Improving Health Literacy Within a State: Workshop Summary
Maria Hewitt, Rapporteur; Roundtable on Health Literacy; Institute of Medicine
National Academies Press (November 7, 2011)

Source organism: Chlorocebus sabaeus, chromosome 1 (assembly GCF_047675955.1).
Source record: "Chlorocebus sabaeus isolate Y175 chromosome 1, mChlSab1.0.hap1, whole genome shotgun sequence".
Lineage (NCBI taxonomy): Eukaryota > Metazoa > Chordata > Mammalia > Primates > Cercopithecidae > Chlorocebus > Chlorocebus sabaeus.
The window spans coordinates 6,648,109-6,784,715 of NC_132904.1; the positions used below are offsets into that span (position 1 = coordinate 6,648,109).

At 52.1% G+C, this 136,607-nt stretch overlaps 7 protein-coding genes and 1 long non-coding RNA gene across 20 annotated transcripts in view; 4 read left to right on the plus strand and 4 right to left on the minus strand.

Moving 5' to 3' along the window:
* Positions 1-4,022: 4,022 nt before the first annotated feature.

Health literacy is the degree to which individuals can obtain, process, and understand the basic health information and services they need to make appropriate health decisions. According to Health Literacy: A Prescription to End Confusion (IOM, 2004), nearly half of all American adults--90 million people--have inadequate health literacy to navigate the healthcare system. To address issues raised in that report, the Institute of Medicine convened the Roundtable on Health Literacy, which brings together leaders from the federal government, foundations, health plans, associations, and private companies to discuss challenges facing health literacy practice and research and to identify approaches to promote health literacy in both the public and private sectors. On November 30, 2010, the roundtable cosponsored a workshop with the University of California, Los Angeles (UCLA), Anderson School of Management in Los Angeles. Improving Health Literacy Within a State serves as a summary of what occurred at the workshop. The workshop focused on understanding what works to improve health literacy across a state, including how various stakeholders have a role in improving health literacy. The focus of the workshop was on presentations and discussions that address (1) the clinical impacts of health literacy improvement approaches; (2) economic outcomes of health literacy implementation; and (3) how various stakeholders can affect health literacy.